Appeal from an order of the United States District Court for the Southern District of New York, Knapp, Judge, granting, in part, appellee's motion for a preliminary injunction and directing the Immigration and Naturalization Service to pay appellee Stewart his base salary pending the outcome of criminal proceedings against him. Reversed.
Mansfield and Pierce, Circuit Judges and Bartels, Senior District Judge.*fn*
The United States Immigration and Naturalization Service ("INS") appeals from an order of the United States District Court for the Southern District of New York, Whitman Knapp, Judge, entered July 31, 1984, granting, in part, the motion of Leroy Stewart, an INS employee, for a preliminary injunction and directing it to pay Stewart his base salary pending the outcome of criminal proceedings against him.
INS argues that the district court lacked jurisdiction over appellee's claim of retaliatory discrimination and therefore was precluded form granting preliminary injunctive relief to appellee. In addition, INS contends that the district court erred in finding that Stewart had made an adequate showing that he would be irreparably harmed if a preliminary injunction were denied.
Stewart maintains that, pursuant to Holt v. Continental Group, Inc., 708 F.2d 87 (2d Cir. 1983), cert. denied, 465 U.S. 1030, 104 S. Ct. 1294, 79 L. Ed. 2d 695 (1984) and Sheehan v. Purolator Courier Corp., 676 F.2d 877 (2d Cir. 1981), his claim relating to his suspension without pay was properly before the district court. He also contends that the district court correctly found the existence of irreparable harm sufficient to justify the granting of a preliminary injunction in a government employee discharge case.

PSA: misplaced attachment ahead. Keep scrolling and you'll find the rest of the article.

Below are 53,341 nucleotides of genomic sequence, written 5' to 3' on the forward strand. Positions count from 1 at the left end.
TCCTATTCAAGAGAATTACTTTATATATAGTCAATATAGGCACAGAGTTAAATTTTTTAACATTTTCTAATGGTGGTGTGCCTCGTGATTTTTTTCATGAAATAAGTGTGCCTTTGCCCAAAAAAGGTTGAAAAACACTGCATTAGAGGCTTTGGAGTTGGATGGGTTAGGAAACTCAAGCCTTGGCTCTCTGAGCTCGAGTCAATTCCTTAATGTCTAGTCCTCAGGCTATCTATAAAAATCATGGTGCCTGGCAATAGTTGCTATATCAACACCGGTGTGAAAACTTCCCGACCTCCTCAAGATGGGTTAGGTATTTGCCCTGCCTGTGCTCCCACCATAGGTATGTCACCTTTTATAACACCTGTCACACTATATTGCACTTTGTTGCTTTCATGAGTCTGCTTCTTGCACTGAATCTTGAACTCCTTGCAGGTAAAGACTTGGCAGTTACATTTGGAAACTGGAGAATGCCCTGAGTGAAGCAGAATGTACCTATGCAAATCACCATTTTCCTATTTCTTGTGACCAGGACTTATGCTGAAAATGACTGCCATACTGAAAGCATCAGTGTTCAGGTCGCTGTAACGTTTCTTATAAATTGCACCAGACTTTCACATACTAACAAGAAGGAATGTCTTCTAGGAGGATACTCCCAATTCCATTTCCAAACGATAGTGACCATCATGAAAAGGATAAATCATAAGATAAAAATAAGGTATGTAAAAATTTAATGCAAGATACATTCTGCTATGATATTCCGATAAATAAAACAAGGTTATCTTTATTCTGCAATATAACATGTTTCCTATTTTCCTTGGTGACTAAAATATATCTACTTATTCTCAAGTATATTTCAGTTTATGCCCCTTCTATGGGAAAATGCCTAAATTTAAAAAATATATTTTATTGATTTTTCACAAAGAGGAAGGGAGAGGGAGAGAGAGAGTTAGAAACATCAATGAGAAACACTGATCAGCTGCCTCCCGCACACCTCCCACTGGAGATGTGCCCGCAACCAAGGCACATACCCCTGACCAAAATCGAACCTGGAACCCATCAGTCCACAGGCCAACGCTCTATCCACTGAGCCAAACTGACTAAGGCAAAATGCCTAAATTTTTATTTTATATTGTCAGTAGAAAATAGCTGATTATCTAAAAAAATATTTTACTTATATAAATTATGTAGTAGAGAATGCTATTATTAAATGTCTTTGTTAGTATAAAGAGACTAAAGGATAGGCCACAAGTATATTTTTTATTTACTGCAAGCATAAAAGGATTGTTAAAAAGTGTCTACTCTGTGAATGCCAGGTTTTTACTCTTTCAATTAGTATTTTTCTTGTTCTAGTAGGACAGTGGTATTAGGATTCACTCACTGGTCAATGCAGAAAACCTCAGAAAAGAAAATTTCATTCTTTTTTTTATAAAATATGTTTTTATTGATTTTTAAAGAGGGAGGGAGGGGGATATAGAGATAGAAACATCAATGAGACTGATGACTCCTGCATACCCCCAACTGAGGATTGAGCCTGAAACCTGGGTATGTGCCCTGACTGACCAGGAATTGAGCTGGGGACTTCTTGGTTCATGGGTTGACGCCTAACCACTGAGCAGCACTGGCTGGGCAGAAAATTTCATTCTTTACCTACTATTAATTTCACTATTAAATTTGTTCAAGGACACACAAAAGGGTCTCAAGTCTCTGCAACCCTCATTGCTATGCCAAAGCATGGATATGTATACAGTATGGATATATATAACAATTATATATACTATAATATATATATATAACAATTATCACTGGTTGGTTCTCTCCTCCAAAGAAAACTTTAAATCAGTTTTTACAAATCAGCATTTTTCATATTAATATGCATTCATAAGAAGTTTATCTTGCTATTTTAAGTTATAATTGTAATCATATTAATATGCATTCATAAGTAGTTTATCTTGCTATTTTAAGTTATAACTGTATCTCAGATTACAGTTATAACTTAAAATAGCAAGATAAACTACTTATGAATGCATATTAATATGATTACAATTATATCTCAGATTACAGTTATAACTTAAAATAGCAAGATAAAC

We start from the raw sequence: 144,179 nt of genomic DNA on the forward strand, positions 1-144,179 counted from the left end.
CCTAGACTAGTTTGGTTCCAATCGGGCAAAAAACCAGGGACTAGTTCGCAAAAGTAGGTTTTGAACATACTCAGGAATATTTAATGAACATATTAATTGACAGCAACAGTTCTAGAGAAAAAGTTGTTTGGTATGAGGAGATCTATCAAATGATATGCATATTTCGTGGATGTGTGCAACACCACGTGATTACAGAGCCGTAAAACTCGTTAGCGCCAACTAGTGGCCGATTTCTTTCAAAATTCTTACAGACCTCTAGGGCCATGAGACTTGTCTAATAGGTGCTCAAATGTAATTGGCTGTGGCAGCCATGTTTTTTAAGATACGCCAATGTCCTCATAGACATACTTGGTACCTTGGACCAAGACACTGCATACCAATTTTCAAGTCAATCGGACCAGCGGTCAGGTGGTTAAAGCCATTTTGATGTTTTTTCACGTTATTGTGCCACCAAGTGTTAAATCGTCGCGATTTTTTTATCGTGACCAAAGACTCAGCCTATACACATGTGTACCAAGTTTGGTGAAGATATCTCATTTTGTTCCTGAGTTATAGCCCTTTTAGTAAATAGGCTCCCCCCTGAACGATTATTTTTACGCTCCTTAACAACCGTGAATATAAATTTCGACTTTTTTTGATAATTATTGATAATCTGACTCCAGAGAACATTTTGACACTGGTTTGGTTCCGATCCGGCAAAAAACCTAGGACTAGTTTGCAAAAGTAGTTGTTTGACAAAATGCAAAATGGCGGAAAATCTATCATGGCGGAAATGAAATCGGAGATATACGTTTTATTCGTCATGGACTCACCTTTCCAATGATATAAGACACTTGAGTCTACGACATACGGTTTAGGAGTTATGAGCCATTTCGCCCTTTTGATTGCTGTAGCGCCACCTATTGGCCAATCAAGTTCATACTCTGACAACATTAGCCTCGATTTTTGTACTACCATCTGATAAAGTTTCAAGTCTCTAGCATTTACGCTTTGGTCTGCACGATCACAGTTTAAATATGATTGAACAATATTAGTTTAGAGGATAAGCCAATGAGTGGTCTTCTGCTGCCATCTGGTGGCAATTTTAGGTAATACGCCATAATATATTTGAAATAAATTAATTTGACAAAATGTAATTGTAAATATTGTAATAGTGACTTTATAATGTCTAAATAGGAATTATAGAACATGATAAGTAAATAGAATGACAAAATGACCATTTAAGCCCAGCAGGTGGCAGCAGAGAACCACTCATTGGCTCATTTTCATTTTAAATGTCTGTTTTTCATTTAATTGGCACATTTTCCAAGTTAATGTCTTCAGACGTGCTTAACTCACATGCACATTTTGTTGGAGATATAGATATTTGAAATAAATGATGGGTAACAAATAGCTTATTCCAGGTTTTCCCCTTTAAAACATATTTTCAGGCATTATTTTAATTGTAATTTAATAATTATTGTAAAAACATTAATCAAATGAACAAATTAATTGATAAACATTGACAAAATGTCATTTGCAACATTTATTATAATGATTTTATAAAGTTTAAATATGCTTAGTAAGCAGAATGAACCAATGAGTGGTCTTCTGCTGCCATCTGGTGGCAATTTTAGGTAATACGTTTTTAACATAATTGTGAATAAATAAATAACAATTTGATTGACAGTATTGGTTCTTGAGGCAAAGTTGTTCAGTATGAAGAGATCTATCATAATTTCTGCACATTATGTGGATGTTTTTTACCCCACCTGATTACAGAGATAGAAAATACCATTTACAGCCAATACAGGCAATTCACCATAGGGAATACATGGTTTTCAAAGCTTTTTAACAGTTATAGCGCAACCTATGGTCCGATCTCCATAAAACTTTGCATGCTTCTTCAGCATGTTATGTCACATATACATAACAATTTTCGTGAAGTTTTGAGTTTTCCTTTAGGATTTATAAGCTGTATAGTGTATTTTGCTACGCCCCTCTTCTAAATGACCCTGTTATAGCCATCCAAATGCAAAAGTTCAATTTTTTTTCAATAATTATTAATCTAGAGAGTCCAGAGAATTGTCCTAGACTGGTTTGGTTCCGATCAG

We hold that the district court lacked jurisdiction over Stewart's claim relating to his suspension without pay. Moreover, even if the district court did have jurisdiction, by failing to apply the Supreme Court's holding in Sampson v. Murray, 415 U.S. 61, 39 L. Ed. 2d 166, 94 S. Ct. 937 (1974), the court incorrectly found that he had suffered irreparable harm.
We therefore reverse the decision of the district court.
In May, 1973, Stewart began working for the INS and in August, 1976, he assumed a position as an inspector. On November 25, 1980, Stewart and two co-workers filed an administrative complaint against the INS with the Equal employment Opportunity Commission ("EEOC") charging the INS with discriminating against them on the basis of color and national origin. They claimed that they were subjected to treatment and employment conditions and requirements that differed form those of their Caucasian co-workers, and that they were given performance ratings lower than the ratings given to their Caucasian co-workers, despite allegedly comparable performance and productivity. They also alleged that they were harassed by their superiors at the INS.